In a speech last year to the think tank Chatham House in London, David Cohen, the top U.S. Treasury official in charge of disrupting the finances of terrorist groups, acknowledged the "gut-wrenching dilemma" faced by governments that know payment of a few million dollars could save the life of a citizen.
"We acknowledge this dilemma — this tragic choice," he said, "but believe that so many lives are at risk of terrorist violence around the globe that the equation tips decidedly in favor of a 'no concessions' policy."
"What you are doing is fueling the group," said a senior Western diplomat, who was not authorized to speak publicly. "AQAP, with its ability to bring down aircraft — it's incredibly dangerous to start funding that."
The better course, the official said, is to attempt a military rescue or work with the Yemeni government to find tribal allies who can help negotiate a hostage's release.
The official acknowledged that in some cases that course can lead to hostages being killed.
The problem exists beyond Yemen. The Yemeni group modeled its kidnapping operations after the lucrative practices of Al Qaeda affiliates in North Africa and Nigeria, the official said.
In June, the Group of 8 — Britain, Canada, France, Germany, Italy, Japan, Russia and the U.S. — issued a statement saying its members "unequivocally reject the payment of ransoms to terrorists."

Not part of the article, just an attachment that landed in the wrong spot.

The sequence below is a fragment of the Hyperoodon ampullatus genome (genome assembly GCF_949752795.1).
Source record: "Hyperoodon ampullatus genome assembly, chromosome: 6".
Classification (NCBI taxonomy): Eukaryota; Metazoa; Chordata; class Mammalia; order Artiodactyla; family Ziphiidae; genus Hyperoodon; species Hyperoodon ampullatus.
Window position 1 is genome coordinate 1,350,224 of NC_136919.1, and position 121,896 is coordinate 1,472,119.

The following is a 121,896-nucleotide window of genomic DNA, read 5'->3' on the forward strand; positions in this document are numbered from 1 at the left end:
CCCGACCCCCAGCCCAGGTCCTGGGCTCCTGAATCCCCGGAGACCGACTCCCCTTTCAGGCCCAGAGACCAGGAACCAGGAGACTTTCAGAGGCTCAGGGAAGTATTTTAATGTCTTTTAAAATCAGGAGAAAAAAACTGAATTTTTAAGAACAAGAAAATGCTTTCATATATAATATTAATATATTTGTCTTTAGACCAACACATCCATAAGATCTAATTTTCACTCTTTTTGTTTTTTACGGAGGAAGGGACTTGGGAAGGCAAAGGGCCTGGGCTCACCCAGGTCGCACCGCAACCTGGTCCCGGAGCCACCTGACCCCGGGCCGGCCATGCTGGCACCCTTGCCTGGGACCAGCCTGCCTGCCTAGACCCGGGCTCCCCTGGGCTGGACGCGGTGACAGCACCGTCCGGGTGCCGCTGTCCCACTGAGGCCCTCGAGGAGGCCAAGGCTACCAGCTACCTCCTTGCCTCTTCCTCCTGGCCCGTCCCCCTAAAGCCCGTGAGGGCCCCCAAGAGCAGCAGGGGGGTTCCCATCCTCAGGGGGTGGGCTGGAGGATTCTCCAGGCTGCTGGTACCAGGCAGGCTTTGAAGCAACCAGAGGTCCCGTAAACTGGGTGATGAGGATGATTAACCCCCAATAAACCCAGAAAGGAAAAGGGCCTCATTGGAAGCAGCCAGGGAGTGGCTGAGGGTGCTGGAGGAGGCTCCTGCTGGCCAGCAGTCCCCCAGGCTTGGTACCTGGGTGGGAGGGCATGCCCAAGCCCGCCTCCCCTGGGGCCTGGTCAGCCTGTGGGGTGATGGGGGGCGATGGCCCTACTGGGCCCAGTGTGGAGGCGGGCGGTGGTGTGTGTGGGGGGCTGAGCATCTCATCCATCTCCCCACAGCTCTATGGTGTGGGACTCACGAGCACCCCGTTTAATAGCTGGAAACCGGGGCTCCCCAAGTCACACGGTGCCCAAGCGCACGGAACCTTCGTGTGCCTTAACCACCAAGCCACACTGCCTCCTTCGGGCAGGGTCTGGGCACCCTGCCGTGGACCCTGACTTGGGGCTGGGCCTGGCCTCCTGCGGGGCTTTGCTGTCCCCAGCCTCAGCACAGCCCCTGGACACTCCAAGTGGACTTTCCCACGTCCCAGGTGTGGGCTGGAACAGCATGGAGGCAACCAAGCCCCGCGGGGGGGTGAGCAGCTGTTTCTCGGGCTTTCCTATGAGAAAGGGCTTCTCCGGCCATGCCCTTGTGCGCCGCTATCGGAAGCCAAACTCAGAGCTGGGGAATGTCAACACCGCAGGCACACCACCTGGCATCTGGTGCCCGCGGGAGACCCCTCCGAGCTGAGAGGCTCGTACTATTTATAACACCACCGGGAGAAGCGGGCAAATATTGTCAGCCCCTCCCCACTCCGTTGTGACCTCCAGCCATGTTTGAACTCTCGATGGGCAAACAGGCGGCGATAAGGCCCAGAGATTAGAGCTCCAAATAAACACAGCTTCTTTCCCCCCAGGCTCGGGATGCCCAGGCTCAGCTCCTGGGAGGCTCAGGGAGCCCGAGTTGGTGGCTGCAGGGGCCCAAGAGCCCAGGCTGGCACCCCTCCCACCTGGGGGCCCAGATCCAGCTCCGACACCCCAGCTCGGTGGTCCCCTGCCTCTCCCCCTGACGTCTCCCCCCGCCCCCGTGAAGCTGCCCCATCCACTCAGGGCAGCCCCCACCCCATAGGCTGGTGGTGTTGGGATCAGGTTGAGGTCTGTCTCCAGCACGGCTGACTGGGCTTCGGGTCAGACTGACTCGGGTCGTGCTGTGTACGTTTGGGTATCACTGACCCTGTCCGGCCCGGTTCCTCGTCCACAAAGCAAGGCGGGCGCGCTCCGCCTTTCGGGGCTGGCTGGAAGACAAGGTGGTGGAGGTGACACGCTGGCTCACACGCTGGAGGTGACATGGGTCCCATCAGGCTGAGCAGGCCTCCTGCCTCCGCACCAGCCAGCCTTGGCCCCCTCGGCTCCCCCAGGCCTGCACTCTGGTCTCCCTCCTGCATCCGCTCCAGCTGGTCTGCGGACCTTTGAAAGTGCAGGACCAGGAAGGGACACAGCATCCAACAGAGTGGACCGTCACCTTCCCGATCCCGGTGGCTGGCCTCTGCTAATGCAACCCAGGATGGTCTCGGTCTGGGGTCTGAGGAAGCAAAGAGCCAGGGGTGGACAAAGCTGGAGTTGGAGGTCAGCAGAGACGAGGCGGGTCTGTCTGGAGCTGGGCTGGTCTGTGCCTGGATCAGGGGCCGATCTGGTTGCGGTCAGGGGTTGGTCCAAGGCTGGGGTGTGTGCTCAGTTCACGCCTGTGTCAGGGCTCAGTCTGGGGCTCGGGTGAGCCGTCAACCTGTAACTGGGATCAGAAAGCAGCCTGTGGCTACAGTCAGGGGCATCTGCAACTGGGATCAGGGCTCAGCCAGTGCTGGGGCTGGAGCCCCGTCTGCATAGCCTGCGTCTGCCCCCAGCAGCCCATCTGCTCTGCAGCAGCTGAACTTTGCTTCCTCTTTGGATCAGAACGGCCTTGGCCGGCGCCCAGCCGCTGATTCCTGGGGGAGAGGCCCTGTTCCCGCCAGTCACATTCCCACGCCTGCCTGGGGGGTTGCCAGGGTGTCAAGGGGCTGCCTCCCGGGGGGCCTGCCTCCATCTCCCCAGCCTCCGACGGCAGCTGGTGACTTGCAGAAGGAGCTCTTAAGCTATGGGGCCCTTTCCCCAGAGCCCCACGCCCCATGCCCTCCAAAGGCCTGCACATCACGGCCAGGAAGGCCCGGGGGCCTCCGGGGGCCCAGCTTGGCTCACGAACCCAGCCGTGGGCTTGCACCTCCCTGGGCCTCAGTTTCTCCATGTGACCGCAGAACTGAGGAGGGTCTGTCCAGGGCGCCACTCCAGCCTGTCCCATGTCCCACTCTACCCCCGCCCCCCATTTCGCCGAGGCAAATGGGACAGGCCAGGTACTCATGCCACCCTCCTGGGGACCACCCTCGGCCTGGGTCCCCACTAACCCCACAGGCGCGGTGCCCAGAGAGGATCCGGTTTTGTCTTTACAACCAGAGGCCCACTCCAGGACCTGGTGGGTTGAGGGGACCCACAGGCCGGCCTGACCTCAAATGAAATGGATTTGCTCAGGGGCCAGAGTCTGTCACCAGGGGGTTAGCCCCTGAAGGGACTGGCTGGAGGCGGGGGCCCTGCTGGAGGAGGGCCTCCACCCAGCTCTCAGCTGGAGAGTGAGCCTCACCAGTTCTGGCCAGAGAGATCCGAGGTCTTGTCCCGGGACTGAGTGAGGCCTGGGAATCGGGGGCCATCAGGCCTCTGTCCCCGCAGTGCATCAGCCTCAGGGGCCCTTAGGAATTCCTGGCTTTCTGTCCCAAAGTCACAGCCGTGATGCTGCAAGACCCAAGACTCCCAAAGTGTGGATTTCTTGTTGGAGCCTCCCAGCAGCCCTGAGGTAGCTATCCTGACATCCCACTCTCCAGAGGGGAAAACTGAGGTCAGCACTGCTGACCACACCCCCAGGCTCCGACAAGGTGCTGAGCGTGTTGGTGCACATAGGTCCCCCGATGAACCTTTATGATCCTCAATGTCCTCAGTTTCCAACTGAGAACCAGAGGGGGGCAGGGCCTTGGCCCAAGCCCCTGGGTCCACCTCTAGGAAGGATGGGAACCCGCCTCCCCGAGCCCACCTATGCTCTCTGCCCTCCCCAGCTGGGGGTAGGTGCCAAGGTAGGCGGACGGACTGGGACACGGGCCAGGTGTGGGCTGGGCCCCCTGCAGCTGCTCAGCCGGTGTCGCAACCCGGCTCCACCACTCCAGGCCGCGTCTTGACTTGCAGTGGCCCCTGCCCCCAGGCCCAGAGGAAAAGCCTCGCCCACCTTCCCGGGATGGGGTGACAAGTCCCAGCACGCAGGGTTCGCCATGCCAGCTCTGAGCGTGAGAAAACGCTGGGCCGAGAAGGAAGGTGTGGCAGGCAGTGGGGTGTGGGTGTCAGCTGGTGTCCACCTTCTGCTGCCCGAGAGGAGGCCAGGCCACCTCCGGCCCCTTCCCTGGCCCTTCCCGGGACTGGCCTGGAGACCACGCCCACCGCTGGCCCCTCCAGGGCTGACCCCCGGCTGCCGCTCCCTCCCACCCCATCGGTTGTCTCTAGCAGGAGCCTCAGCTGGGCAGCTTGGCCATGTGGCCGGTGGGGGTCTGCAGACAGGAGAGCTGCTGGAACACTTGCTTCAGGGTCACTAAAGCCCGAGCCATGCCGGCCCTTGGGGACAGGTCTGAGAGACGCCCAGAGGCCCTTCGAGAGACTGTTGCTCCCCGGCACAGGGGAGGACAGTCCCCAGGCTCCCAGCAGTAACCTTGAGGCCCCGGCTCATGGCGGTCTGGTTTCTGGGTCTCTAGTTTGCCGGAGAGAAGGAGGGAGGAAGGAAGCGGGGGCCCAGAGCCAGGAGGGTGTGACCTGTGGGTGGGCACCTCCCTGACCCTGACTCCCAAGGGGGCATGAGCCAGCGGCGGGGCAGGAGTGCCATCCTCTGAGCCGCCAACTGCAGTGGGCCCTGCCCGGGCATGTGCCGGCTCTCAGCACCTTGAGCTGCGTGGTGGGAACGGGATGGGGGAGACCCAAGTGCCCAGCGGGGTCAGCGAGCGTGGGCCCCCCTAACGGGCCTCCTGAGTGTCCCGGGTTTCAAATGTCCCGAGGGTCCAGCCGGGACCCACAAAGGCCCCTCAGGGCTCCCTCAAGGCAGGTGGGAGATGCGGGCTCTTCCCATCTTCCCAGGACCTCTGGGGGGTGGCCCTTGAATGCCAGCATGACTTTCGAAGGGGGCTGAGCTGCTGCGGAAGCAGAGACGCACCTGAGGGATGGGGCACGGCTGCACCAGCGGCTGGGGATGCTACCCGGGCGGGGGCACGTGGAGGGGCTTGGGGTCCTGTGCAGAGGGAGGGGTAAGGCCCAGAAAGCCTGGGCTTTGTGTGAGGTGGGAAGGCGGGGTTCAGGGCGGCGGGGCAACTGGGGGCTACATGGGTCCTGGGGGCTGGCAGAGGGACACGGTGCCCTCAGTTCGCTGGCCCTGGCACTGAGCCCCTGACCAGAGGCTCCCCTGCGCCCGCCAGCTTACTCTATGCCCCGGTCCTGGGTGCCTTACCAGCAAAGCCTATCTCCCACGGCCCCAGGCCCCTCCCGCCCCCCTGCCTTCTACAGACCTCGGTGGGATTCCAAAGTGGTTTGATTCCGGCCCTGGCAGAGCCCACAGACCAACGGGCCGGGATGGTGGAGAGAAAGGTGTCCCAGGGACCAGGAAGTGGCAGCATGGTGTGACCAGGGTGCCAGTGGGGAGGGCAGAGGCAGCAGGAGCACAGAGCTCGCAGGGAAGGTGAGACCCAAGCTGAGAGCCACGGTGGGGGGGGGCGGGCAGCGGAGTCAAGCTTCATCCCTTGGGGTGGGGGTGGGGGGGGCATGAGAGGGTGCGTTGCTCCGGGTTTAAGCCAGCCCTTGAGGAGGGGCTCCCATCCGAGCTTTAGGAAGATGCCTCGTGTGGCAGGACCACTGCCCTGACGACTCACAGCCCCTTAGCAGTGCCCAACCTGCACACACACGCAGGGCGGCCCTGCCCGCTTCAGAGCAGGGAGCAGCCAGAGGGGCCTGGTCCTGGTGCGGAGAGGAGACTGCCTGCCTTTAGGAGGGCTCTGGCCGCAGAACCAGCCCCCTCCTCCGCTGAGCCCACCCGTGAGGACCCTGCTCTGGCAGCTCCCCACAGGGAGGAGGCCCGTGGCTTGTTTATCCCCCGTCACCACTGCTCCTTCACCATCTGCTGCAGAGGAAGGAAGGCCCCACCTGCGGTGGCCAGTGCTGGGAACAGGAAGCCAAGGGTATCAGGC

If that policy holds up, it would mark a notable shift for some nations. In 2010, the French government arranged for $17 million to be paid to free French hostages seized at a uranium mine in Niger, Vicki Huddleston, the U.S. ambassador to Mali from 2002 to 2005, said in a television interview in February.
The next year, France secured the freedom of three French hostages seized in Yemen by paying a ransom to Al Qaeda in the Arabian Peninsula, the first major kidnapping ransom netted by the group, the Western official said.
Two Yemenis with knowledge of the case — one a source close to the militant group, the other a tribal figure who has negotiated kidnapping ransoms — said the sum was $9 million.
French President Francois Hollande has taken a tougher line than his predecessor and refused to pay ransom money, the Western official said. Four French hostages have been held for more than two years in northern Niger. A French Embassy spokesman said France does not pay terrorists.
U.S. and British officials believe that American and British citizens are less likely to be kidnapped than other Westerners because it's known that their governments won't pay ransoms or bow to other demands and may instead attempt a military rescue, officials said.
But there can be a terrible cost. In 2009, the Al Qaeda group in North Africa executed a British hostage, 61-year-old plumbing firm manager Edwin Dyer, seized in the middle of a vacation, after its demands for the release of a Jordanian extremist held by the British were rebuffed.
A German woman and a Swiss couple taken in the same kidnapping were freed. A $4-million ransom was paid, according to the Algerian newspaper El Khabar.